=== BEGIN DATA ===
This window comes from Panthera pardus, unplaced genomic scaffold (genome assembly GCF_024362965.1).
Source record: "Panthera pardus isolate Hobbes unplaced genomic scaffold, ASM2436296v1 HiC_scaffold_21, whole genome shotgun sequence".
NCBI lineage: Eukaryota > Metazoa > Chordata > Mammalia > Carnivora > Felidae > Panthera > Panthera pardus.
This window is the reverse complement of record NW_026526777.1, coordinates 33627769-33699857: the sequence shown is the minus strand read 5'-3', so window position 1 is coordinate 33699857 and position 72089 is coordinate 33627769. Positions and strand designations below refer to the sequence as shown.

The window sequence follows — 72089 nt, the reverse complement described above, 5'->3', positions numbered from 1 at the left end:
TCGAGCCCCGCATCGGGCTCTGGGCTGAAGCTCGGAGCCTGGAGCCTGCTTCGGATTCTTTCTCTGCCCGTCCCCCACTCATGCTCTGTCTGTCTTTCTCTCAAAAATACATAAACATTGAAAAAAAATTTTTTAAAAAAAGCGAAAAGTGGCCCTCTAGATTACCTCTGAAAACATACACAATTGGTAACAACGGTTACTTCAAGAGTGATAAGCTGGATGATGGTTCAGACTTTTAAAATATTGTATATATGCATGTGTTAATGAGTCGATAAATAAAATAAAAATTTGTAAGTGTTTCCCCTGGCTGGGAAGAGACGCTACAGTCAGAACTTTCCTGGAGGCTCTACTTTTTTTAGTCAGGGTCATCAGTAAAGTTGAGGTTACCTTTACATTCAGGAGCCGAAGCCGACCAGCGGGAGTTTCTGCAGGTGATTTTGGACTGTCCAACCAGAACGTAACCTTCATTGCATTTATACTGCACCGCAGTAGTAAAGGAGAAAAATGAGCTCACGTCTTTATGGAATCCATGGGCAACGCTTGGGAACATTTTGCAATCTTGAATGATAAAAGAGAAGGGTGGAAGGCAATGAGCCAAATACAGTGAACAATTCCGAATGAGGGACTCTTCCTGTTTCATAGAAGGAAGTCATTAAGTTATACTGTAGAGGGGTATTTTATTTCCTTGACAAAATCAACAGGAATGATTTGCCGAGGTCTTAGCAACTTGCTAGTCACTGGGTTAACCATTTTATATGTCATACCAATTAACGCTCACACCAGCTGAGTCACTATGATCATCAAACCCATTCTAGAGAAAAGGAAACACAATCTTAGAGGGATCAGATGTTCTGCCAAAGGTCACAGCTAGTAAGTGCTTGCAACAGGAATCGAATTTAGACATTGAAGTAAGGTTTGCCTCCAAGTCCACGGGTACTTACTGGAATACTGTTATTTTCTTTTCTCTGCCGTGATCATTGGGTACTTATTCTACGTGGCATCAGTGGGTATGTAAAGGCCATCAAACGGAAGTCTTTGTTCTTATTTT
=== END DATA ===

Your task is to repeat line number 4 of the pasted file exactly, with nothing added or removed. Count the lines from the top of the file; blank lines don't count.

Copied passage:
This window is the reverse complement of record NW_026526777.1, coordinates 33627769-33699857: the sequence shown is the minus strand read 5'-3', so window position 1 is coordinate 33699857 and position 72089 is coordinate 33627769. Positions and strand designations below refer to the sequence as shown.